And this has been going on long enough (accelerated with Newt) that very few bills are even marked up or reported out of committee any more. According to friends I still have on the hill, most legislation is being written in the leadership offices, both House and Senate. So the old process of developing legislation in committee with staffers who actually know something about the subject and and the law and hearings that actually serve the purpose of informing the members, now everything is written with the politics front and center.

      1. Paul Niemi

        I have heard that the practice of writing most legislation in the leadership offices was the forte of Eric Cantor, the former Majority Leader. He proved that it is possible to be suddenly unelected, and he also proved that, absent his leadership post, he couldn’t be bothered to finish his term, after getting booted in the primary by a largely unknown candidate. It had to be cross-over voters in the primary, as urged by Ben Jones, and I chuckled about that for days. People can get what they want, if they know what it is and hear how it can be done.

        1. Doug Terpstra

          We ought to celebrate that date as a national holiday; it was a rare triumph. Better still will be O’s impeachment and indictment at the Hague.

  14. katenka

    Thank you for the Hamilton article! I get a lot of grief from people — and a lot of squish-faced confusion — for being an admirer of a great deal of his thinking and work (and for being more critical than apparently is expected of Jefferson). (There were a number of detail errors in the piece, but I don’t think they matter much.)

  15. MyLessThanPrimeBeef

    Beijing…Hong Kong open election…Candidates must be screened.

    That is how:

    They must make pilgrimages to the Communist Holy Land in the Forbidden Palace, affirm fealty to the deified elders (of the long forgotten Maoist revolution) and promise to work closely with the Anti-Slander League to combat bigoted, hegemonic Western capitalistic media crusaders.

    It’s a different world view, quite unique, really.

    That’s why the Chinese are exceptional…and were able to invent everything…well, almost everything….fly money, toilet paper, fire medicine, death by a thousand cuts, etc.

      1. MyLessThanPrimeBeef

        Ed and Massinisa, If you read it again, you will see that my comment is about our hypocrisy…or perhaps I can be less opaque

  16. rich

    Carlyle’s Image Maintenance Cost $115 Million

    How can this be? Name maintenance. Since companies are people for the purposes of election funding, they can also be people with damaged psyches.

    The implicit goal of any primary narcissist is to maximize their image in each and every present moment. There is no other criteria. Anyone looking for core beliefs or fundamental truths will be driven crazy by their ability to say the exact opposite position from five minutes ago and treat you with complete and total disdain for suggesting they said anything otherwise.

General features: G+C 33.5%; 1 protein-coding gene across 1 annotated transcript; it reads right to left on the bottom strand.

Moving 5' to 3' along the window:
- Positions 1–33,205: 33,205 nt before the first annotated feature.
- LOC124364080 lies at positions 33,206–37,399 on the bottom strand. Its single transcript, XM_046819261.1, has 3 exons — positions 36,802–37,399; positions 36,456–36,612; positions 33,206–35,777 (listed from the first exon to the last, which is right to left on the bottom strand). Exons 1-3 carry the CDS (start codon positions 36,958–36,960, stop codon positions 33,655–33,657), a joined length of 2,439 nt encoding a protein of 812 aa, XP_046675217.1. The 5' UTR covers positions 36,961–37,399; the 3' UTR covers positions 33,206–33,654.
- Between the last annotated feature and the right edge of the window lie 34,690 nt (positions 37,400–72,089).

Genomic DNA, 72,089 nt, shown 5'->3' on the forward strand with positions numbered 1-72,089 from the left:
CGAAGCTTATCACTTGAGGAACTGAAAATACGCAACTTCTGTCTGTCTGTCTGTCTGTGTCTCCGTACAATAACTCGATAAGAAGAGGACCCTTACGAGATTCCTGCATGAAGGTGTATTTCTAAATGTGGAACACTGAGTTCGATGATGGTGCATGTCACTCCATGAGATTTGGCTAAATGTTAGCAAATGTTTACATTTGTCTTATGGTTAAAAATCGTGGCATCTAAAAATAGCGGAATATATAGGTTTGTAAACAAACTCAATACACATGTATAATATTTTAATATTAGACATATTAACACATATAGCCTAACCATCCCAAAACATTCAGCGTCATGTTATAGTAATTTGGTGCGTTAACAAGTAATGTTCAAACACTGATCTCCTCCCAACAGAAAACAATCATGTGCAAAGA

A Labor Day weekend news release should help that story sink to the bottom of the news ticker. Image maintenance achieved!

  17. Murky

    Poem by W.H. Auden: “September 1, 1939”

    I sit in one of the dives
    On Fifty-second Street
    Uncertain and afraid
    As the clever hopes expire
    Of a low dishonest decade:
    Waves of anger and fear
    Circulate over the bright
    And darkened lands of the earth,
    Obsessing our private lives;
    The unmentionable odour of death
    Offends the September night.

    Accurate scholarship can
    Unearth the whole offence
    From Luther until now
    That has driven a culture mad,
    Find what occurred at Linz,
    What huge imago made
    A psychopathic god:
    I and the public know
    What all schoolchildren learn,
    Those to whom evil is done
    Do evil in return.

    Exiled Thucydides knew
    All that a speech can say
    About Democracy,
    And what dictators do,
    The elderly rubbish they talk
    To an apathetic grave;
    Analysed all in his book,
    The enlightenment driven away,
    The habit-forming pain,
    Mismanagement and grief:
    We must suffer them all again.

    Into this neutral air
    Where blind skyscrapers use
    Their full height to proclaim
    The strength of Collective Man,
    Each language pours its vain
    Competitive excuse:
    But who can live for long
    In an euphoric dream;
    Out of the mirror they stare,
    Imperialism’s face
    And the international wrong.

    Faces along the bar
    Cling to their average day:
    The lights must never go out,
    The music must always play,
    All the conventions conspire
    To make this fort assume
    The furniture of home;
    Lest we should see where we are,
    Lost in a haunted wood,
    Children afraid of the night
    Who have never been happy or good.

    The windiest militant trash
    Important Persons shout
    Is not so crude as our wish:
    What mad Nijinsky wrote
    About Diaghilev
    Is true of the normal heart;
    For the error bred in the bone
    Of each woman and each man
    Craves what it cannot have,
    Not universal love
    But to be loved alone.

    From the conservative dark
    Into the ethical life
    The dense commuters come,